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Influence of Muscle Strength and Its Changes with Heavy Eccentric Strength Training on Performance in High-Level Sprint Kayakers

The training of 200 m sprint kayakers incorporates resistance training programs aimed at improving maximum strength and muscular power as well as the ability to produce high forces over long (i.e. 31-40 s) periods. Accordingly, testing batteries typically incorporate heavy-load concentric/eccentric (CON/ECC) bench press, bench pull and chin up tests, which are purported to provide information regarding strength progression. However, a paucity of published research has documented the relationship between changes in these lifts and changes in kayak performance, so it is not known whether the tests discriminate best versus worst kayakers or whether they predict kayak performance. In the proposed research the functional relevance of these lifts to kayak performance will be examined by quantifying the relationships between strength test and kayak race performances obtained from the Australian and State Institutes of Sport and National Elite Development Program canoeing programs and sanctioned competitive race trials in Australia using correlation and regression analyses (Study 1).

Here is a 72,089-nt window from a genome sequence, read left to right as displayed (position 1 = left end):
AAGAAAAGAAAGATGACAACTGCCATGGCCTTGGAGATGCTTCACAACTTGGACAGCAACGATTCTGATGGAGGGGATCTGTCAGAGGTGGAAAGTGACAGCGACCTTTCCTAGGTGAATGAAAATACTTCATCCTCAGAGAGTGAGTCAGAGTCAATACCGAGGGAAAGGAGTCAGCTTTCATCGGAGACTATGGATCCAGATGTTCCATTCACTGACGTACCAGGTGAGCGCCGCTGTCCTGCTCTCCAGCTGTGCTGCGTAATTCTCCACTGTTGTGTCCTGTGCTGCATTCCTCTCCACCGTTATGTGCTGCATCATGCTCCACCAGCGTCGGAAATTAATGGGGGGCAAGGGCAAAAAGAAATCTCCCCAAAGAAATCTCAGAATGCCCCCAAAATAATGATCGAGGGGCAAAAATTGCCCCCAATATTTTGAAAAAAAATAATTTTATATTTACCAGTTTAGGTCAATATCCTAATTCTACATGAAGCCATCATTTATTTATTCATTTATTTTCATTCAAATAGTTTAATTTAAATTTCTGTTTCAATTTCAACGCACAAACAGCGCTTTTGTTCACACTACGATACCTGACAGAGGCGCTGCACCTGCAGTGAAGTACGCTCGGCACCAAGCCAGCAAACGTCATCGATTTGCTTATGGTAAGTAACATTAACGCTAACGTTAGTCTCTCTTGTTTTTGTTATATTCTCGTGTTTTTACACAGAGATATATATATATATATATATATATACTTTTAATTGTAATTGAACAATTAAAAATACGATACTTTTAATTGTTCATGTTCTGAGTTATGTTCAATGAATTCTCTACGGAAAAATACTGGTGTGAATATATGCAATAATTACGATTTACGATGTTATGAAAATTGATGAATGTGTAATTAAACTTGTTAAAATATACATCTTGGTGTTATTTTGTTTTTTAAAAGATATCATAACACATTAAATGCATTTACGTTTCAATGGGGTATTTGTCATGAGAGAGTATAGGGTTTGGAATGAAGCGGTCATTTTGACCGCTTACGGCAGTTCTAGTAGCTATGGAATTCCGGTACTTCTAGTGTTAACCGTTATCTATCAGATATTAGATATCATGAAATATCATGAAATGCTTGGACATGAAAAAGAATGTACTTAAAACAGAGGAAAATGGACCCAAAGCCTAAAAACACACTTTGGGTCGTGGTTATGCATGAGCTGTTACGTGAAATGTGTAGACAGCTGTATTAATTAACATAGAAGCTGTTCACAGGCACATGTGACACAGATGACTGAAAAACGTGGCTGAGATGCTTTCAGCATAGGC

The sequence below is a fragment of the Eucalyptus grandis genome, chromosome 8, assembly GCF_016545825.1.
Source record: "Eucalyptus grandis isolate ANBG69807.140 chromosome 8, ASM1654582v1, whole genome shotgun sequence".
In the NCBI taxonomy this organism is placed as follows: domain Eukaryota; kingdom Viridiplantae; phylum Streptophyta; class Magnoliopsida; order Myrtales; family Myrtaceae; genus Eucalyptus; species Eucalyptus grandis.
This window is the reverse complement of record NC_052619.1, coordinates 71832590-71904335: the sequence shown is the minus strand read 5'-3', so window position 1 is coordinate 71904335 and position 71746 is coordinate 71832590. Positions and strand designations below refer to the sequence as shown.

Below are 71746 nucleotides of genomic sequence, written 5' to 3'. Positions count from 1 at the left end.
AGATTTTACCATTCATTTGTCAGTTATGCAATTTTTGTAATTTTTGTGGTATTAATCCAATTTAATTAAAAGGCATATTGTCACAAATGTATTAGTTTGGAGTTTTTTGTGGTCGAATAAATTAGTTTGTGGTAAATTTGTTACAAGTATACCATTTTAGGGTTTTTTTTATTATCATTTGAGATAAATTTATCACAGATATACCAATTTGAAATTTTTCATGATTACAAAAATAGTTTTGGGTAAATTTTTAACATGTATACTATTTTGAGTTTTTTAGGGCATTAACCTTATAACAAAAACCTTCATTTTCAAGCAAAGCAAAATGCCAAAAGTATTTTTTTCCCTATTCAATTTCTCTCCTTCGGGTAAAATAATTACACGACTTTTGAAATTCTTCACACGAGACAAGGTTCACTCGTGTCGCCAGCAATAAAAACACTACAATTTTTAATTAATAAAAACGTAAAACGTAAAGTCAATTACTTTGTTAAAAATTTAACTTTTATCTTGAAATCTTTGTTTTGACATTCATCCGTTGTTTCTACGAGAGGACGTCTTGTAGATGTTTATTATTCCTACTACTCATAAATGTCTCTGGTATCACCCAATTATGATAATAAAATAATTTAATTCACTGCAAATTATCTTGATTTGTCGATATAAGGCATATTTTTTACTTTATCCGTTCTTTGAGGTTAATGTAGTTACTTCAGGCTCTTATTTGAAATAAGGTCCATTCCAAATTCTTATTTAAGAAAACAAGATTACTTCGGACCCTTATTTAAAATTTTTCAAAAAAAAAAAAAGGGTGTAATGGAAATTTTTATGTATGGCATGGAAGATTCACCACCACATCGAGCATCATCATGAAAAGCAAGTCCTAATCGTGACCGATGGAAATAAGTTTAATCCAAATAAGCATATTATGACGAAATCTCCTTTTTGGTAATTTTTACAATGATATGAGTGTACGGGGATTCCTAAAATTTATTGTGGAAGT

While CON/ECC sequences (i.e., CON-dominant; where CON is performed near-maximally but ECC is relatively under-loaded) are typically used in training, recent research has shown that the use of ECC-dominant protocols may elicit superior levels of hypertrophy and improve strength and power performance more than CON-dominant training. In particular, significantly greater protein synthesis rates have been reported after ECC training when muscle fuel stores are reduced, which is relevant to kayakers who typically complete high volumes of on-water kayak training in addition to their strength training. Therefore, in Study 2 the effects of ECC-dominant strength training on muscle strength, kayak performance and paddling efficiency will be compared to standard CON/ECC training in highly trained kayakers using a longitudinal (8 weeks) cluster randomised, controlled research design. This study aims to test the specific hypothesis that ECC-dominant strength training can elicit greater improvements in sprint kayak performance than traditional CON/ECC training as well as the general hypothesis that ECC-dominant strength training may provide benefits in a sport predominantly utilising concentric muscle actions.

Project duration

2012-2017


Researchers

Mr Craig Pickett
Professor Anthony Blazevich
Professor Ken Nosaka

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